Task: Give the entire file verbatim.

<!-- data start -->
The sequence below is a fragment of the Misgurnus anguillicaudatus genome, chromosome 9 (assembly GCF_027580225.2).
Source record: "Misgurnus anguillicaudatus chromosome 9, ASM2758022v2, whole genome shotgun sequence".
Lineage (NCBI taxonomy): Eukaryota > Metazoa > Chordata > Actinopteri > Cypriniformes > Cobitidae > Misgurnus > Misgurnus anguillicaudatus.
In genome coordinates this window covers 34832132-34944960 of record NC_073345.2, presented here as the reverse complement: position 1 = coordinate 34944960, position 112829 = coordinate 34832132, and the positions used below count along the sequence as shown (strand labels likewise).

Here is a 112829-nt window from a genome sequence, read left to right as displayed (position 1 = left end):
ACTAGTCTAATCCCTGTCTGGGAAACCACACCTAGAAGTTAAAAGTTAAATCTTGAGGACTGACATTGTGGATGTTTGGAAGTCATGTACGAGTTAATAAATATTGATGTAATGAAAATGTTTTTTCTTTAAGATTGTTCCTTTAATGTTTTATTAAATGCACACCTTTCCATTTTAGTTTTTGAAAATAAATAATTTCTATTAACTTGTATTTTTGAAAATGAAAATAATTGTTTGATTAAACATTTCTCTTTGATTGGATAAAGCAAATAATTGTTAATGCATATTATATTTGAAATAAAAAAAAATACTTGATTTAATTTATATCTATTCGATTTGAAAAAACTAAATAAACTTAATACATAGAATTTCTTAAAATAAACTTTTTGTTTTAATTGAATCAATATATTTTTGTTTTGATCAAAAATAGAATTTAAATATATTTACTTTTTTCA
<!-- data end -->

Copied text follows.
The sequence below is a fragment of the Misgurnus anguillicaudatus genome, chromosome 9 (assembly GCF_027580225.2).
Source record: "Misgurnus anguillicaudatus chromosome 9, ASM2758022v2, whole genome shotgun sequence".
Lineage (NCBI taxonomy): Eukaryota > Metazoa > Chordata > Actinopteri > Cypriniformes > Cobitidae > Misgurnus > Misgurnus anguillicaudatus.
In genome coordinates this window covers 34832132-34944960 of record NC_073345.2, presented here as the reverse complement: position 1 = coordinate 34944960, position 112829 = coordinate 34832132, and the positions used below count along the sequence as shown (strand labels likewise).

Here is a 112829-nt window from a genome sequence, read left to right as displayed (position 1 = left end):
ACTAGTCTAATCCCTGTCTGGGAAACCACACCTAGAAGTTAAAAGTTAAATCTTGAGGACTGACATTGTGGATGTTTGGAAGTCATGTACGAGTTAATAAATATTGATGTAATGAAAATGTTTTTTCTTTAAGATTGTTCCTTTAATGTTTTATTAAATGCACACCTTTCCATTTTAGTTTTTGAAAATAAATAATTTCTATTAACTTGTATTTTTGAAAATGAAAATAATTGTTTGATTAAACATTTCTCTTTGATTGGATAAAGCAAATAATTGTTAATGCATATTATATTTGAAATAAAAAAAAATACTTGATTTAATTTATATCTATTCGATTTGAAAAAACTAAATAAACTTAATACATAGAATTTCTTAAAATAAACTTTTTGTTTTAATTGAATCAATATATTTTTGTTTTGATCAAAAATAGAATTTAAATATATTTACTTTTTTCA